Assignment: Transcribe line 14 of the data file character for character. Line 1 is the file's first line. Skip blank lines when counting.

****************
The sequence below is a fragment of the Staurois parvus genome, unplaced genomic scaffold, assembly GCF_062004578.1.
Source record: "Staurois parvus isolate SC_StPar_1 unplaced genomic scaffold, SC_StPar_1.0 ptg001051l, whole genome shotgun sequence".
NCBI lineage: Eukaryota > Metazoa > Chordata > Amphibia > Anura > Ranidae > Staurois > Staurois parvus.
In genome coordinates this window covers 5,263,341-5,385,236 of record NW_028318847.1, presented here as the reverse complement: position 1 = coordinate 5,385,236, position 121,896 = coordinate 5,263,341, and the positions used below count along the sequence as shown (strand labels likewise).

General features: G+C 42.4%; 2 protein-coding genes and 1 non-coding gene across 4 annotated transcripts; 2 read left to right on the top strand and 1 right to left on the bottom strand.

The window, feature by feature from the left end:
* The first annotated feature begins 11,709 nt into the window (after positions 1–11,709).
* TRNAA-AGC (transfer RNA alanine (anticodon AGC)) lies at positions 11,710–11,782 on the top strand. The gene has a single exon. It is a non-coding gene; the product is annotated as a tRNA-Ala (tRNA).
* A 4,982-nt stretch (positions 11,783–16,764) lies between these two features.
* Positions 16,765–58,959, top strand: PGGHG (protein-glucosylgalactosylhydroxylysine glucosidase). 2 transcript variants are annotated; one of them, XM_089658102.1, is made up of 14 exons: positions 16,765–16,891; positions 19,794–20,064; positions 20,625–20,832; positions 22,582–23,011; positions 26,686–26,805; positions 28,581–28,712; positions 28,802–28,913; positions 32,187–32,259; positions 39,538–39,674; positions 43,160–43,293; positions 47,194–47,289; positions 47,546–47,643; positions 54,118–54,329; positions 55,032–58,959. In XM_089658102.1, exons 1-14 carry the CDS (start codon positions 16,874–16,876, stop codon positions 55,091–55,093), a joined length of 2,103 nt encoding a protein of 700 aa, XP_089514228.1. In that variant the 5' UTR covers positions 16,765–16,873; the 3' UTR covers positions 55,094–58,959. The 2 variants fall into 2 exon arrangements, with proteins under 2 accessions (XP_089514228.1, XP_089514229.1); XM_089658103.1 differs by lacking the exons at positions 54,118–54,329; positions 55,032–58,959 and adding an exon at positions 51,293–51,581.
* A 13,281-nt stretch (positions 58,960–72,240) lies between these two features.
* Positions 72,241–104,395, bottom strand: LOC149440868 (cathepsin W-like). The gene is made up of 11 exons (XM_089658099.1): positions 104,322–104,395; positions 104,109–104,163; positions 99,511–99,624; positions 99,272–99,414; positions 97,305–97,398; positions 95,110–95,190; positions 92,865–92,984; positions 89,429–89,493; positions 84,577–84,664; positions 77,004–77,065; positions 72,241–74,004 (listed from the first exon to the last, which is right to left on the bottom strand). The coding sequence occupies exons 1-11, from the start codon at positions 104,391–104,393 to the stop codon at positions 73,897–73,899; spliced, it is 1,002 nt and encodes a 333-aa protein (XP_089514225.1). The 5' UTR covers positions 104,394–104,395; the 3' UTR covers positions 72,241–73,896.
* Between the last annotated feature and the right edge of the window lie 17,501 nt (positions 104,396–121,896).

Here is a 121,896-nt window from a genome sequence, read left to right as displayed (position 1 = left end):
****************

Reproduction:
Here is a 121,896-nt window from a genome sequence, read left to right as displayed (position 1 = left end):